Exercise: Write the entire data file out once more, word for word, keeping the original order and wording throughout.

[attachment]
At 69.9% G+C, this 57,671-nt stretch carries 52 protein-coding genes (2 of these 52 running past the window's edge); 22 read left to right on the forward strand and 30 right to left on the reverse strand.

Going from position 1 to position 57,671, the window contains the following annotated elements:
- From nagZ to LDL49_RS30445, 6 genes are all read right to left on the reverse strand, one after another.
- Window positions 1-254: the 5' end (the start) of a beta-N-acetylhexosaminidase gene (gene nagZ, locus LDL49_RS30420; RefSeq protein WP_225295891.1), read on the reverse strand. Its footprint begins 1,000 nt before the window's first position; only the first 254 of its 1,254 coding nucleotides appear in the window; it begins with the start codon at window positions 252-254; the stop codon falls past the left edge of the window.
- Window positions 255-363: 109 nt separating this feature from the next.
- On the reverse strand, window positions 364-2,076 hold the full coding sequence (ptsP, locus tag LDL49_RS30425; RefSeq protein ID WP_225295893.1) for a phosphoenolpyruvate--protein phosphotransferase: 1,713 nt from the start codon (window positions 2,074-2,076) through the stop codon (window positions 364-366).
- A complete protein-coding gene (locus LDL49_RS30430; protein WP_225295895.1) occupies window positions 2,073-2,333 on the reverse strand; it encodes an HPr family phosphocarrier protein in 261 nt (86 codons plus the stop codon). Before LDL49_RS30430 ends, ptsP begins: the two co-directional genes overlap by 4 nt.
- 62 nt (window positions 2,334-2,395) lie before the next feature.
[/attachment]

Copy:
At 69.9% G+C, this 57,671-nt stretch carries 52 protein-coding genes (2 of these 52 running past the window's edge); 22 read left to right on the forward strand and 30 right to left on the reverse strand.

Going from position 1 to position 57,671, the window contains the following annotated elements:
- From nagZ to LDL49_RS30445, 6 genes are all read right to left on the reverse strand, one after another.
- Window positions 1-254: the 5' end (the start) of a beta-N-acetylhexosaminidase gene (gene nagZ, locus LDL49_RS30420; RefSeq protein WP_225295891.1), read on the reverse strand. Its footprint begins 1,000 nt before the window's first position; only the first 254 of its 1,254 coding nucleotides appear in the window; it begins with the start codon at window positions 252-254; the stop codon falls past the left edge of the window.
- Window positions 255-363: 109 nt separating this feature from the next.
- On the reverse strand, window positions 364-2,076 hold the full coding sequence (ptsP, locus tag LDL49_RS30425; RefSeq protein ID WP_225295893.1) for a phosphoenolpyruvate--protein phosphotransferase: 1,713 nt from the start codon (window positions 2,074-2,076) through the stop codon (window positions 364-366).
- A complete protein-coding gene (locus LDL49_RS30430; protein WP_225295895.1) occupies window positions 2,073-2,333 on the reverse strand; it encodes an HPr family phosphocarrier protein in 261 nt (86 codons plus the stop codon). Before LDL49_RS30430 ends, ptsP begins: the two co-directional genes overlap by 4 nt.
- 62 nt (window positions 2,334-2,395) lie before the next feature.